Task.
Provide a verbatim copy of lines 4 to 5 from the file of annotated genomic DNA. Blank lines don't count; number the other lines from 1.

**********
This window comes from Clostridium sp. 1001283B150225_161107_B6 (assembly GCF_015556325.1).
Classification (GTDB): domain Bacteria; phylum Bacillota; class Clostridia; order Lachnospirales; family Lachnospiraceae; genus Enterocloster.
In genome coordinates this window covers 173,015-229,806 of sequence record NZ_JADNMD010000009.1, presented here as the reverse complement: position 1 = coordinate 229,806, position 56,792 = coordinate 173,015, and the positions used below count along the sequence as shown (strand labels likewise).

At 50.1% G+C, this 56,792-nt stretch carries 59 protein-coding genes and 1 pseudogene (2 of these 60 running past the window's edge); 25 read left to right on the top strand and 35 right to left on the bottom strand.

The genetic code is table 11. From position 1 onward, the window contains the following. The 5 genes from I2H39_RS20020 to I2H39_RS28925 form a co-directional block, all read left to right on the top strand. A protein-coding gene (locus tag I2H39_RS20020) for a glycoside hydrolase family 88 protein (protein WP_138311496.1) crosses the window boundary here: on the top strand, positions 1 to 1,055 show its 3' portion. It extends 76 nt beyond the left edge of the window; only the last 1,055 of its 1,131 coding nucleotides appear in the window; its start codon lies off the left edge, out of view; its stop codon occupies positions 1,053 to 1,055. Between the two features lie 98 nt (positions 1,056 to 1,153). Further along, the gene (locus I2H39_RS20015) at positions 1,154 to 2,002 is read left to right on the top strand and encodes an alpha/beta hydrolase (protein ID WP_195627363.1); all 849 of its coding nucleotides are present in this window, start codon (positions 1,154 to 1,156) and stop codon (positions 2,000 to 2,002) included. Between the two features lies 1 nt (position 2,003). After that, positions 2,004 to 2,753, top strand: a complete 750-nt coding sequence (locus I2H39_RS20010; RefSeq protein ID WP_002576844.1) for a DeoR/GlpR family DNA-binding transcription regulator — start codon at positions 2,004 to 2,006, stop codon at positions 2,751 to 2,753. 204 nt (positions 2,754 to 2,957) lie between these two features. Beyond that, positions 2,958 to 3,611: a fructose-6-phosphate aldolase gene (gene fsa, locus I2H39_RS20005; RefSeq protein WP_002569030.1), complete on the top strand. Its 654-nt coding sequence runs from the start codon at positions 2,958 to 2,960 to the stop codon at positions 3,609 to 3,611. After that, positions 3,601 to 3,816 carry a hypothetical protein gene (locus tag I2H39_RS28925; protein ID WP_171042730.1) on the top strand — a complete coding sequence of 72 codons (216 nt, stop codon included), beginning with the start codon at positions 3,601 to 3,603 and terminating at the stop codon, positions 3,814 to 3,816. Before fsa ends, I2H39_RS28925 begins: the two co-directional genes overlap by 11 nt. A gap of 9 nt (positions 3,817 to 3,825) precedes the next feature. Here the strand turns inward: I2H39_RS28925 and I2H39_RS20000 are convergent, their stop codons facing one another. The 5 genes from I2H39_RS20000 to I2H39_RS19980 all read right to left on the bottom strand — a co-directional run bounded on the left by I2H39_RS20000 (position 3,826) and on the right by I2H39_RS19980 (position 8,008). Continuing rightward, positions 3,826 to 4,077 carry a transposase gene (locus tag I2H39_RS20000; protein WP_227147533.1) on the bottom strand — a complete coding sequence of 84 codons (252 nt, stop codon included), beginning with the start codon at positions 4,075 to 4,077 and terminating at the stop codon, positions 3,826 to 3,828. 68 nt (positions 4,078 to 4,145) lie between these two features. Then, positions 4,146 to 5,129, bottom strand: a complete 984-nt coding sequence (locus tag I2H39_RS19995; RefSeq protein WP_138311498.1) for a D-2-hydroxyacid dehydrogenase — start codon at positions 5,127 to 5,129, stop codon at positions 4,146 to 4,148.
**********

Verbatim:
At 50.1% G+C, this 56,792-nt stretch carries 59 protein-coding genes and 1 pseudogene (2 of these 60 running past the window's edge); 25 read left to right on the top strand and 35 right to left on the bottom strand.

The genetic code is table 11. From position 1 onward, the window contains the following. The 5 genes from I2H39_RS20020 to I2H39_RS28925 form a co-directional block, all read left to right on the top strand. A protein-coding gene (locus tag I2H39_RS20020) for a glycoside hydrolase family 88 protein (protein WP_138311496.1) crosses the window boundary here: on the top strand, positions 1 to 1,055 show its 3' portion. It extends 76 nt beyond the left edge of the window; only the last 1,055 of its 1,131 coding nucleotides appear in the window; its start codon lies off the left edge, out of view; its stop codon occupies positions 1,053 to 1,055. Between the two features lie 98 nt (positions 1,056 to 1,153). Further along, the gene (locus I2H39_RS20015) at positions 1,154 to 2,002 is read left to right on the top strand and encodes an alpha/beta hydrolase (protein ID WP_195627363.1); all 849 of its coding nucleotides are present in this window, start codon (positions 1,154 to 1,156) and stop codon (positions 2,000 to 2,002) included. Between the two features lies 1 nt (position 2,003). After that, positions 2,004 to 2,753, top strand: a complete 750-nt coding sequence (locus I2H39_RS20010; RefSeq protein ID WP_002576844.1) for a DeoR/GlpR family DNA-binding transcription regulator — start codon at positions 2,004 to 2,006, stop codon at positions 2,751 to 2,753. 204 nt (positions 2,754 to 2,957) lie between these two features. Beyond that, positions 2,958 to 3,611: a fructose-6-phosphate aldolase gene (gene fsa, locus I2H39_RS20005; RefSeq protein WP_002569030.1), complete on the top strand. Its 654-nt coding sequence runs from the start codon at positions 2,958 to 2,960 to the stop codon at positions 3,609 to 3,611. After that, positions 3,601 to 3,816 carry a hypothetical protein gene (locus tag I2H39_RS28925; protein ID WP_171042730.1) on the top strand — a complete coding sequence of 72 codons (216 nt, stop codon included), beginning with the start codon at positions 3,601 to 3,603 and terminating at the stop codon, positions 3,814 to 3,816. Before fsa ends, I2H39_RS28925 begins: the two co-directional genes overlap by 11 nt. A gap of 9 nt (positions 3,817 to 3,825) precedes the next feature. Here the strand turns inward: I2H39_RS28925 and I2H39_RS20000 are convergent, their stop codons facing one another. The 5 genes from I2H39_RS20000 to I2H39_RS19980 all read right to left on the bottom strand — a co-directional run bounded on the left by I2H39_RS20000 (position 3,826) and on the right by I2H39_RS19980 (position 8,008). Continuing rightward, positions 3,826 to 4,077 carry a transposase gene (locus tag I2H39_RS20000; protein WP_227147533.1) on the bottom strand — a complete coding sequence of 84 codons (252 nt, stop codon included), beginning with the start codon at positions 4,075 to 4,077 and terminating at the stop codon, positions 3,826 to 3,828. 68 nt (positions 4,078 to 4,145) lie between these two features. Then, positions 4,146 to 5,129, bottom strand: a complete 984-nt coding sequence (locus tag I2H39_RS19995; RefSeq protein WP_138311498.1) for a D-2-hydroxyacid dehydrogenase — start codon at positions 5,127 to 5,129, stop codon at positions 4,146 to 4,148.